ORDER DENYING CERTIFICATE OF APPEALABILITY
M. JAMES LORENZ, District Judge.
Petitioner Thomas Anthony Diaz, who is represented by counsel, filed a Petition for Writ of Habeas Corpus under 28 U.S.C. § 2254. The matter was referred to United States Magistrate Judge Mitchell D. Dembin for a Report and Recommendation ("Report"). See 28 U.S.C. § 636(b)(1)(B) and Civil Local Rule 72.3. The magistrate judge issued a Report recommending the petition be denied and requiring objections, if any, to the Report to be filed no later than January 13, 2014. [doc. #7] Petitioner timely filed objections to the Report. The Court reviewed the findings of the magistrate judge de novo as required by 28 U.S.C. § 636(b)(1) and thereafter, adopted the Report, overruled the objections, and granted respondent's motion to dismiss the petition as untimely. The Court did not, however, make a finding concerning whether a Certificate of Appealability should issue. With this Order, the Court finds and concludes that a COA should not issue in this matter.
"A certificate of appealability should issue only if the petitioner has made a substantial showing of the denial of a constitutional right. 28 U.S.C. § 2253(c)(2). "The COA determination under §2253(c) requires an overview of the claims in the habeas petition and a general assessment of their merits." Miller-El v. Cockrell, 537 U.S. 322, 336 (2003). A COA is authorized "if the applicant has made a substantial showing of the denial of a constitutional right." 28 U.S.C. § 2253(c)(2). "A petitioner satisfies this standard by demonstrating that jurists of reason could disagree with the district court's resolution of his constitutional claims or that jurists could conclude the issues presented are adequate to deserve encouragement to proceed further." Miller-El, 537 U.S. at 327, citing Slack v. McDaniel, 529 U.S. 473, 484 (2000)). Petitioner does not have to show "that he should prevail on the merits. He has already failed in that endeavor." Lambright v. Stewart, 220 F.3d 1022, 1025 (9th Cir. 1983), citing Barefoot v. Estelle, 463 U.S. at 880, 893 n.4 (1983)). Nevertheless, issuance of the COA "must not be pro forma or a matter of course, " and a "prisoner seeking a COA must prove something more than the absence of frivolity' or the existence of mere good faith' on his or her part." Miller-El, 537 U.S. at 337-38, quoting Barefoot, 463 U.S. at 893).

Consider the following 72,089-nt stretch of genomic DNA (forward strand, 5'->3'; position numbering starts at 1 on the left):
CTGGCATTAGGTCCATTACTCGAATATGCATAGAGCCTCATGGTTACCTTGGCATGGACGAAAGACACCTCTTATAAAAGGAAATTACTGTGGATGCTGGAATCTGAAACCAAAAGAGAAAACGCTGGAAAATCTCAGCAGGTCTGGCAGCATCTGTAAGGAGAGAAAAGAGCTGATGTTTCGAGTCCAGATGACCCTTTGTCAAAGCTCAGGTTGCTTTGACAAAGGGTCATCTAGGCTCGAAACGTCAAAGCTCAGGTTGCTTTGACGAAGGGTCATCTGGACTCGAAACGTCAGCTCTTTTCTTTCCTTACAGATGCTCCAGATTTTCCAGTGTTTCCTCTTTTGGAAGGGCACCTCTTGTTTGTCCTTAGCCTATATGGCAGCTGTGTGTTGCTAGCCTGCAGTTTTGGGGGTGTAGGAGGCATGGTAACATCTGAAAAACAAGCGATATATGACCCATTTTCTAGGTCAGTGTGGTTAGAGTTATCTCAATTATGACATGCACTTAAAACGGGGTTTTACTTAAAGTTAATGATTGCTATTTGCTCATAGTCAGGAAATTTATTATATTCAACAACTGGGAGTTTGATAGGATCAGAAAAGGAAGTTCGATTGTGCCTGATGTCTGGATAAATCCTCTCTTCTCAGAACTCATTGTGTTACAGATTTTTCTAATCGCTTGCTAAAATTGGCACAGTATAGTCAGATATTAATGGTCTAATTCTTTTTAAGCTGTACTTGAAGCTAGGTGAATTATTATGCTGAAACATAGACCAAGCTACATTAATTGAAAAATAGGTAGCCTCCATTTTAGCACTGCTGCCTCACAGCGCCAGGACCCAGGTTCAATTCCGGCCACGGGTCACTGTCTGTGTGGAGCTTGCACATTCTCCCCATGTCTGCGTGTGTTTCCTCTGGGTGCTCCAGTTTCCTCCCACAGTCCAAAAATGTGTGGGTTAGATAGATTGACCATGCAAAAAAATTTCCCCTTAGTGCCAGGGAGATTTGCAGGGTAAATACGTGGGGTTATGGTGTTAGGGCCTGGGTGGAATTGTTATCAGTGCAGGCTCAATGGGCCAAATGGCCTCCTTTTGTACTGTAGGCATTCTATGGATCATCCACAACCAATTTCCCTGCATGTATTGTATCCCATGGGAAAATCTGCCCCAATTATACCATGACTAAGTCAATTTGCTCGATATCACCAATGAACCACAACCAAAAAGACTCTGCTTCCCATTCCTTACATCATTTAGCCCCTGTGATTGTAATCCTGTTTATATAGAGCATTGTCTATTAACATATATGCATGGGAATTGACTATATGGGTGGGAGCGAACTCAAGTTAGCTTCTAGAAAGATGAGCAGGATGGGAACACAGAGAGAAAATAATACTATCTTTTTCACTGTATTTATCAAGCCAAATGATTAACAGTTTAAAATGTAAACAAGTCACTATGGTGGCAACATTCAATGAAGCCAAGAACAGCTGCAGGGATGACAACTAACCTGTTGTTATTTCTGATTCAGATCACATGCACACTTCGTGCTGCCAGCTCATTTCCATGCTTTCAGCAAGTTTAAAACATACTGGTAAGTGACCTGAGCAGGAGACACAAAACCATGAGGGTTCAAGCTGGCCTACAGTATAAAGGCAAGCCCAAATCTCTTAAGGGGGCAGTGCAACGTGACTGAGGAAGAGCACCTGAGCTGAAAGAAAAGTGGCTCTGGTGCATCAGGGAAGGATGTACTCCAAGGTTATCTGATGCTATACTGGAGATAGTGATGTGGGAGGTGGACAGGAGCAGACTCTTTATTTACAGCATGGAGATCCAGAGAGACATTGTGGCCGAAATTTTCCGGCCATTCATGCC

In the present case, the Court did not consider the merits of the petition but instead, determined that under AEDPA, the petition was not timely filed. Petitioner argued that under Houston v. Lack, 108 S.Ct. 2379 (1988), his petition should be considered timely because it was constructively filed before the deadline. But the Court determined that constructive filing was not applicable in this case as petitioner was represented by counsel throughout the proceedings.
Petitioner also argued for the application of equitable tolling under Holland v. Florida, 130 S.Ct. 2549 (2010). However, petitioner did not provide any facts to demonstrate that some extraordinary circumstance stood in his way which prevented the timely filing of his petition. Instead it appeared that counsel failed to adequately monitor for a significant period of time.
Based on the foregoing, Petitioner has not made a substantial showing of the denial of a constitutional right as required by 28 U.S.C. § 2253(c)(2). The Court therefore ...